By Cat Auburn, Daniel Malone, Pauline Autet, Ruth Buchanan
For Contemporary HUM’s third panel in October 2021, On Civicness, we sat down with Cat Auburn, Ruth Buchanan, and Daniel Malone in Berlin to talk about their practices, recent projects and what “civicness” means to them as Aotearoa artists working abroad—spanning Polish experimental theatre, the memory functions of NFTs and the power relations of collecting institutions. Read the full transcript of the panel discussion here!
By James Belich, Lana Lopesi, Matariki Williams, Pauline Autet
Missed HUM's panel discussion Whose Oceania? in London? We're excited to publish the transcript of this discussion, which proved to be a stimulating talk interrogating the themes and issues addressed in the exhibition Oceania at the Royal Academy of Arts in London, as well as the responses to it from across Te Moana Nui a Kiwa.
By Alastair Carruthers, Contemporary HUM, Mataaho Collective, Tessa Giblin
In this panel discussion between Erena Baker and Bridget Reweti (Mata Aho Collective), Alastair Carruthers (Commissioner of NZ at Venice 2017) and Tessa Giblin (Commissioner and Curator of Ireland at Venice 2017), the participants discuss globalisation, national identity, the politics of representation and New Zealand's role in contemporary international art discourse.
2.30PM — 3.30PM
07 May 2022
QAG, Brisbane, Australia
For Contemporary HUM’s third panel in October 2021, On Civicness, we invited Cat Auburn, Ruth Buchanan, and Daniel Malone in Berlin to talk about their practices, recent projects and what “civicness” means to them as Aotearoa artists working abroad. In Part One, the artists introduce their recent practice and consider their relationship to civicness, community and the public sphere through a chosen project.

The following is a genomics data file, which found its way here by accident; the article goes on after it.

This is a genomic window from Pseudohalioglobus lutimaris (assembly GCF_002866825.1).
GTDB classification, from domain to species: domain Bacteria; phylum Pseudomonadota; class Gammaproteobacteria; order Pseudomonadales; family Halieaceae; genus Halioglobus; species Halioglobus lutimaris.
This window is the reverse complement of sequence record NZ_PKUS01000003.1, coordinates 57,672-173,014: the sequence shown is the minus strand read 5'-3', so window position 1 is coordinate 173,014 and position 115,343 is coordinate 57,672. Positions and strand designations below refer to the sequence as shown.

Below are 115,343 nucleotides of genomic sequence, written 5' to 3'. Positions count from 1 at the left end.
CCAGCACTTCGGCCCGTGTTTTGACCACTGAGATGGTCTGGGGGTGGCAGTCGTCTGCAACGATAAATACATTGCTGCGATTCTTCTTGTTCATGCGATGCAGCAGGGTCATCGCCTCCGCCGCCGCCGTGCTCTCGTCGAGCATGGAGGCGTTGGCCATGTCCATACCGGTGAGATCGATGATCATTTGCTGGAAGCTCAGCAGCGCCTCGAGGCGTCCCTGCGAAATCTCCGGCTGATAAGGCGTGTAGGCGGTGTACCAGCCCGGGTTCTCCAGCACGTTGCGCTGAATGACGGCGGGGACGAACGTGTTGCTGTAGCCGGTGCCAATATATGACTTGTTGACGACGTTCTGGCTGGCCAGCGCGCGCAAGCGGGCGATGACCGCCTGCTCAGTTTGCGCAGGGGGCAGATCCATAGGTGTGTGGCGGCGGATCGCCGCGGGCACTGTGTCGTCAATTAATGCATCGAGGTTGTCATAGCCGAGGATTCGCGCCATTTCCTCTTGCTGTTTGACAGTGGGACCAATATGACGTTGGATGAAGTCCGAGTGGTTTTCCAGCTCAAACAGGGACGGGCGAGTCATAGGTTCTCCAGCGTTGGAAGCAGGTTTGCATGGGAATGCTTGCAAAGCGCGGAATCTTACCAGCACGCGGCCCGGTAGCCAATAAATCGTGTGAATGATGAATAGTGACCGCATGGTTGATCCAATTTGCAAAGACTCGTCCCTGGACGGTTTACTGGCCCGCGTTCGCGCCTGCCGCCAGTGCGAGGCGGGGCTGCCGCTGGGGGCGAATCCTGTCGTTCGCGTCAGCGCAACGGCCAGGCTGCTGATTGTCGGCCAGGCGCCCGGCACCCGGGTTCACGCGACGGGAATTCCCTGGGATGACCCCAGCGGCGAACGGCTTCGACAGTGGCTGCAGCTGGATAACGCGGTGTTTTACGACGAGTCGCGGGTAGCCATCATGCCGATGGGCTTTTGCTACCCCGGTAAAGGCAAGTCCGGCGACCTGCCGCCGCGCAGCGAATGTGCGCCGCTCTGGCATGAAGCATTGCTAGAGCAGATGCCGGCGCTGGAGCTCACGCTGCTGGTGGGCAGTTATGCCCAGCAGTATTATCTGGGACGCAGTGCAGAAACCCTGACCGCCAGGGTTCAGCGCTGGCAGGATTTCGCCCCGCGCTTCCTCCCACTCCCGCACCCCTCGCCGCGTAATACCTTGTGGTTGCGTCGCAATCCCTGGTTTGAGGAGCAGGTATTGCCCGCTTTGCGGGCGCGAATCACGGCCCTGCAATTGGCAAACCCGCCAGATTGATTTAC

Panel discussion in Berlin
On 2 October 2021, Contemporary HUM continues its series of panel discussions, this time focusing on Aotearoa’s large artist contingent in Berlin, and throughout Europe.
This conversation explored the idea of ‘civicness’ and how it is tied to social responsibility within a global community, taken from the perspective of three artists from Aotearoa who are actively taking part in public life through their practice. What does collective work or cooperation with others allow in contrast to an individual practice, and is authorship important in a collaborative project? What does a site-specific response look like when working in situ within vastly different contexts, from art institutions and public theatres to the NFT market? Is there a relation to be traced between civicness and social change and what tools can be used when attempting to rethink power relations?
Guest speakers include Glasgow-based Cat Auburn; Berlin-based Ruth Buchanan; and Warsaw-based Daniel Malone. HUM’s Editor Pauline Autet moderated the discussion.
By Catherine George, Catherine Lee, Isis Mingli Lee, Ron Hanson, Wan-Jung Wei
A panel discussion exploring new ways of making art and connecting with audiences amid Covid-19 in New Zealand and Taiwan. Held on October 24 2020 and organised by the Taiwan Cultural Policy Research Association, as part of the Tua-Tiu-Tiann International Festival of Arts (TTTIFA).
Panel discussion in Taipei
Contemporary HUM is a proud partner of the Taiwan-New Zealand Dialogue on Cultural Exchange Policies amid Covid-19 panel discussion, organised by the Taiwan Cultural Policy Research Association. Held in the context of the Tua-Tiu-Tiann International Festival of Arts (TTTIFA) in Taipei, this panel discussion seeks to unpack the impact of Covid-19 on arts practitioners and the need for cultural exchange and dialogue.
Panel discussion in London
Whose Oceania? is Contemporary HUM’s second public panel discussion, held on 29 September 2018 to coincide with the opening of the Oceania exhibition, on at the Royal Academy of Arts in London.
This exhibition is a major international event for Aotearoa New Zealand and the Pacific, and we have decided to take the opportunity to bring together several professionals from different backgrounds and practices in Māori and Pacific art, as well as colonial studies, to offer informed and critical responses to the show.
Panel discussion in London
A panel discussion organised by Contemporary HUM on globalisation, national identity and the politics of representation at New Zealand Studies Network conference ISLANDS ON SALE, Regent's University London, 1 July 2017.